Spectral Typing Tool - sptool

What is "sptool"?

In order to accurately determine the spectral type of an unknown star, it is necessary to be able to visually compare features of the unknown type to spectral standards. However, no tool that I found allows the spectral classifier to easily compare the unknown type to a set of standards So I have written a tool to use a normalized grid of standards that allows you to visually compare the unknown type to any standard you have and to 'flip through' the standards by simply pressing a key.

Sptool software was developed in support of NSF award AST-1008908.

sptool screenshot 0

sptool screenshot 1

sptool screenshot 2

sptool screenshot 3

If you use sptool for your research, please acknowledge this website and cite the paper Pecaut, Mamajek, & Bubar (2012, The Astrophysical Journal, 746, 154).


This is written in poorly coded python and it requires

if you can import scipy, numpy, pylab and pyfits you should be fine:

          $> python
          Python 2.6.2 (release26-maint, Apr 19 2009, 01:56:41) 
          [GCC 4.3.3] on linux2
          Type "help", "copyright", "credits" or "license" for more information.
          >>> import numpy
          >>> import scipy
          >>> import matplotlib
          >>> import pyfits

Download and Configuration

The actual program can be downloaded here: sptool.py

Be sure to put it someplace executable if you are on unix and also make it executable:

          $ chmod 755 sptool.py

You will need to edit the file (sptool.py) and put the path to your grid of standards. The standards MUST be named like this:


These files should be your spectral standards obtained with the same instrument as your program spectra. If you have gaps in your standards, I would recommend using spectra from the following projects:

Please note that some "standard stars" have changed classifications over the years and in general it is best to scrutinize the classification history of each standard star before you adopt it as a standard in your own classifications. See Stellar Spectral Classification by Gray & Corbally - Appendix A contains a modern grid of spectral standards. Also useful is Eric Mamajek's Notes on Spectral Standards.

The luminosity classes it recognizes are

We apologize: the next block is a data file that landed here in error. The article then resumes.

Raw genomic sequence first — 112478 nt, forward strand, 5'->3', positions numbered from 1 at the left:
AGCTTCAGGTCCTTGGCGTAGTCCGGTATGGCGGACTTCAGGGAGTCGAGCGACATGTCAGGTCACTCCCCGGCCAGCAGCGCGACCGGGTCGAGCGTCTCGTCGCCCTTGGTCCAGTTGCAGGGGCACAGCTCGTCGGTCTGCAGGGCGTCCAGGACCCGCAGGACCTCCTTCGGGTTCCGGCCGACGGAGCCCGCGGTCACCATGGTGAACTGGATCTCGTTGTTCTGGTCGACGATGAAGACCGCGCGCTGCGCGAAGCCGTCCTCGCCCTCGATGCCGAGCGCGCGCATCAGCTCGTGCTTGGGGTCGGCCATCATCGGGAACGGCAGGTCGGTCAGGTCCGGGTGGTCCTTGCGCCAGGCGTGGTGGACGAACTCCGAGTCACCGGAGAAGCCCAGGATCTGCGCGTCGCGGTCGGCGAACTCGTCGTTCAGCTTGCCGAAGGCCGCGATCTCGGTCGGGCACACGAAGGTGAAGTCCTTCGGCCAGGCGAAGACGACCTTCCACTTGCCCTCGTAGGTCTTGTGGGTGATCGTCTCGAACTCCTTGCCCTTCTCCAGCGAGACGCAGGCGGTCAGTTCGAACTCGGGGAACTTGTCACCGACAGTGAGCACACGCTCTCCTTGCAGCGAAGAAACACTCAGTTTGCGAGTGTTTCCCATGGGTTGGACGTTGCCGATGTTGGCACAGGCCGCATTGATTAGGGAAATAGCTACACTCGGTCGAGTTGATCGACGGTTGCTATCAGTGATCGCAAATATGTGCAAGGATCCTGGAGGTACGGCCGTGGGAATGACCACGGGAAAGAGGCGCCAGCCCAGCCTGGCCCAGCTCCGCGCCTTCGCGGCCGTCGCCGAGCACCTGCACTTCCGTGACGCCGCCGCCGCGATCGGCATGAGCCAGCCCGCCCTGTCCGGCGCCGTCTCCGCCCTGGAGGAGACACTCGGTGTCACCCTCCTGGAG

'IA', 'IAB', 'III', 'III-IV', 'IV', 'IV-V', 'V'

Note that this means you cannot use odd luminosity classes like 'Ve' or 'V/IV' or whatever without first modifying the code. If you don't like these luminosity classes please feel free to edit the code - it is under a BSD-style license.

To Use

          sptool.py --sptype F1 file_to_classify.fits

or alternatively:

          sptool.py -sF1 file_to_classify.fits

the sptype flag and the file_to_classify.fits are required

To move around the grid of standards, the keys are:

Page UpPage Downmove in spectral type space
+-move in luminosity class space
updownshift the object spectrum up or down
<>shifts the spectrum left or right
()separate/converge the spectral standards
qquits without saving
wsaves the spectral type to the output file and quits

Bugs and Comments

There is a matplotlib bug where it won't let you zoom/pan after you have pressed a number key. This is a matplotlib bug and it may affect your ability to remap the keys to use the number pad. In general, I am not happy with the choice of keys to perform the tasks but I had to avoid certain keys because they are already being used by matplotlib (for example, 'g' toggles the grid). There are probably more bugs so if you find any or make any improvements or changes let me know and I'll fix it.

Other Tools

There are other tools that may be helpful in determining spectral types. Some of the more obvious ones are:

They all have different features and uses than sptool so if sptool isn't doing what you want, you may want to try these tools.